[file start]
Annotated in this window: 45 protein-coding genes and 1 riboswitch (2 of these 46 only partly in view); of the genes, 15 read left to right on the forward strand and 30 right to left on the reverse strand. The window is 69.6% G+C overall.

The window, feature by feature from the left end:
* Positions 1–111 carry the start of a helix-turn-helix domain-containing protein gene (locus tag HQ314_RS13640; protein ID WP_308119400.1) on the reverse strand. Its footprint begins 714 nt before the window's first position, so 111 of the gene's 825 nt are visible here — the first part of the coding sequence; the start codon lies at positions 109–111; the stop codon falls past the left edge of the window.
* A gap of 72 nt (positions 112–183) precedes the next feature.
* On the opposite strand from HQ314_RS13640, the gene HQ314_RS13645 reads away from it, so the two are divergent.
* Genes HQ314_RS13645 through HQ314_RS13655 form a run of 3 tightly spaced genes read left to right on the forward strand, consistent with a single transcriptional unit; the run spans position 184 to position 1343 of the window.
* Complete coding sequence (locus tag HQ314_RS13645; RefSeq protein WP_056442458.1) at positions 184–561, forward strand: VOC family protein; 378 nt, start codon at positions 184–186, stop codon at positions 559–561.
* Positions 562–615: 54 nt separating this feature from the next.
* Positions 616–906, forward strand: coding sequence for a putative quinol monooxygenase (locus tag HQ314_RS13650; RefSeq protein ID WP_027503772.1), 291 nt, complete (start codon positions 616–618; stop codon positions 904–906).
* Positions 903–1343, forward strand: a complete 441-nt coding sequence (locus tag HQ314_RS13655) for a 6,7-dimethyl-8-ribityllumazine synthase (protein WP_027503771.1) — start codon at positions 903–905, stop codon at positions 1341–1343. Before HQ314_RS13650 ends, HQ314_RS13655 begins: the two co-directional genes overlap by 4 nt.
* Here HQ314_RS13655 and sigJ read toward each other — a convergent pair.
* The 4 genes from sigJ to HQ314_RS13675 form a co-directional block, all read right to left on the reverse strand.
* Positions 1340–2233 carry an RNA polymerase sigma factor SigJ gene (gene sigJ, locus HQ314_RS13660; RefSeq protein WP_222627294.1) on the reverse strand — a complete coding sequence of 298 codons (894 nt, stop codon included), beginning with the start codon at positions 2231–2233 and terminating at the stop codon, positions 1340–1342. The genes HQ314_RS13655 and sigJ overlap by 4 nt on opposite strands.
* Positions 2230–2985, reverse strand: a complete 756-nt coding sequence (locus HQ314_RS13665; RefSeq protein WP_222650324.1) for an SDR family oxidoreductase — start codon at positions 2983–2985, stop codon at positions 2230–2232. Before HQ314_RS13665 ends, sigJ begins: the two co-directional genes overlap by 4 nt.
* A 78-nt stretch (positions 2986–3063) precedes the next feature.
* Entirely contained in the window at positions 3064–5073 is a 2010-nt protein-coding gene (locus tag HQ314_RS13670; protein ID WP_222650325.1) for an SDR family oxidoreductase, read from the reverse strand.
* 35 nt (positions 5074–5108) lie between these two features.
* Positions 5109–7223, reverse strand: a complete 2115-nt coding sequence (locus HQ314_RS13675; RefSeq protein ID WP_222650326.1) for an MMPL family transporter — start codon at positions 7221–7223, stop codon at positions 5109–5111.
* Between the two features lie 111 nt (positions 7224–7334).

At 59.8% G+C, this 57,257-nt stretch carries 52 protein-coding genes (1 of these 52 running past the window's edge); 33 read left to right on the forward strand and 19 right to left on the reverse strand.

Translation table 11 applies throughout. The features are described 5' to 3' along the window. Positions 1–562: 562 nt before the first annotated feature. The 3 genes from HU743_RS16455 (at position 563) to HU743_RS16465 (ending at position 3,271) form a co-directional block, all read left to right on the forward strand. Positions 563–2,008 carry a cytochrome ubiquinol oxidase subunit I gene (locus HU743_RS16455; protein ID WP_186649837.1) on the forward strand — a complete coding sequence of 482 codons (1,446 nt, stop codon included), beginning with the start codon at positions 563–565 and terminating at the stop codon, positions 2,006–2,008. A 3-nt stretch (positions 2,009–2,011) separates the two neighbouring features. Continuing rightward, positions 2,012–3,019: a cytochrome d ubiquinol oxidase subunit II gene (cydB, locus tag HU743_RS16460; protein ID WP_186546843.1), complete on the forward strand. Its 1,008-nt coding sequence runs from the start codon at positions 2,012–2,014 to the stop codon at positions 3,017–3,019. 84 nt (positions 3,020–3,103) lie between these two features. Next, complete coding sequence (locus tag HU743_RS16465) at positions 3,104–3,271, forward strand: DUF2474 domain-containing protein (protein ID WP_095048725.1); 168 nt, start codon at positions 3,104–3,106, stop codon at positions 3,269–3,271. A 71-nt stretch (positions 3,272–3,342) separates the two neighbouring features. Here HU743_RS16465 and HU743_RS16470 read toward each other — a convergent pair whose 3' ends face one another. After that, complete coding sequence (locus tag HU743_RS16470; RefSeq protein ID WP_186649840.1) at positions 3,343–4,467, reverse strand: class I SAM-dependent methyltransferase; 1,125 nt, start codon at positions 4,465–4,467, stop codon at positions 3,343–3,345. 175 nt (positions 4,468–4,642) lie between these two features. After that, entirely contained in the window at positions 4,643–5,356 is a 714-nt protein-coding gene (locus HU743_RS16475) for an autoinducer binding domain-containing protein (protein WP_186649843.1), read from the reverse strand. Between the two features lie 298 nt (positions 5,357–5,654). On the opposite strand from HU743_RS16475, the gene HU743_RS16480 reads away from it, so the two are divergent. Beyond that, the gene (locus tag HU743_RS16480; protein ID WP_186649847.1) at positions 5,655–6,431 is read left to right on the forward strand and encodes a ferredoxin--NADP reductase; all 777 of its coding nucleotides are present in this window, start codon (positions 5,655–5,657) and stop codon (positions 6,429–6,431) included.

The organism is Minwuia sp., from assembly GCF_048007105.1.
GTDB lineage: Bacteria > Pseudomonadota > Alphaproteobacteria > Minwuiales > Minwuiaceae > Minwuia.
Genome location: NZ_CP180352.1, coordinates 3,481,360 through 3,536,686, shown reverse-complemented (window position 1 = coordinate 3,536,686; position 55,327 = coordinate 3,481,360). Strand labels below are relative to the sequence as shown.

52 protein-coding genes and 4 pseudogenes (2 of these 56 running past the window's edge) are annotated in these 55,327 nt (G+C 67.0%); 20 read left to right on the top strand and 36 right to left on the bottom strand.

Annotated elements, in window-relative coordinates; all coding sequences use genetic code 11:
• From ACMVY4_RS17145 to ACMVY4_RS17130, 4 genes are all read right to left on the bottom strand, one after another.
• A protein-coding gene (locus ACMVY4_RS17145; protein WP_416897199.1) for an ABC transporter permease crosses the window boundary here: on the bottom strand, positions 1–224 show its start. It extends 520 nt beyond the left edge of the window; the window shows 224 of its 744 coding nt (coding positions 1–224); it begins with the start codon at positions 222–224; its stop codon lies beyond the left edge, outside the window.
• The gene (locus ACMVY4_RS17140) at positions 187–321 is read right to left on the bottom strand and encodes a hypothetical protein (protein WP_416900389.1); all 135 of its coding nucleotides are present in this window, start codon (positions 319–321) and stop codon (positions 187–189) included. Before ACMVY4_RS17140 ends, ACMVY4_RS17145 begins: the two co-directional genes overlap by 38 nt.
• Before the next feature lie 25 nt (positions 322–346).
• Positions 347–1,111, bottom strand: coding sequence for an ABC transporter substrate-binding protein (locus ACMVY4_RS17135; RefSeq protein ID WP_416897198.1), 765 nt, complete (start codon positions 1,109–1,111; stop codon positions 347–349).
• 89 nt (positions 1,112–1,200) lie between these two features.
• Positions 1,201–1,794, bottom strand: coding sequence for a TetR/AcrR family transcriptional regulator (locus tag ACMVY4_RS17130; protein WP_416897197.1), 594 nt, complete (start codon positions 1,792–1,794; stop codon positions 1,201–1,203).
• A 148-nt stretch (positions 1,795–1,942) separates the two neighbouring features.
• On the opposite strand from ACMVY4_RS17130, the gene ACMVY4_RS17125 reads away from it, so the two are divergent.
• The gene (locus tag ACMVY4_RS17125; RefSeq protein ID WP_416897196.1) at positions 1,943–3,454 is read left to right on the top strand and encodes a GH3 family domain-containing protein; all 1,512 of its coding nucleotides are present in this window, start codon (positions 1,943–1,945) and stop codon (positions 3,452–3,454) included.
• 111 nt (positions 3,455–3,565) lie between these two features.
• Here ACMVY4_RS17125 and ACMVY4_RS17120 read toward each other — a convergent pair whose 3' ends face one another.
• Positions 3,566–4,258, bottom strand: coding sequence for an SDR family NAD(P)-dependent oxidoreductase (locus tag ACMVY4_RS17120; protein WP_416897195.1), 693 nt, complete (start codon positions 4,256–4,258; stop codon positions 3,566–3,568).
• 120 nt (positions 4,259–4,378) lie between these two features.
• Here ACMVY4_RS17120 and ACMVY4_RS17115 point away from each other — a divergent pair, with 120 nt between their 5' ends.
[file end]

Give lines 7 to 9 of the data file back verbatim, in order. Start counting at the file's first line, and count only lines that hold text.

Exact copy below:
* Complete coding sequence (locus tag HQ314_RS13645; RefSeq protein WP_056442458.1) at positions 184–561, forward strand: VOC family protein; 378 nt, start codon at positions 184–186, stop codon at positions 559–561.
* Positions 562–615: 54 nt separating this feature from the next.
* Positions 616–906, forward strand: coding sequence for a putative quinol monooxygenase (locus tag HQ314_RS13650; RefSeq protein ID WP_027503772.1), 291 nt, complete (start codon positions 616–618; stop codon positions 904–906).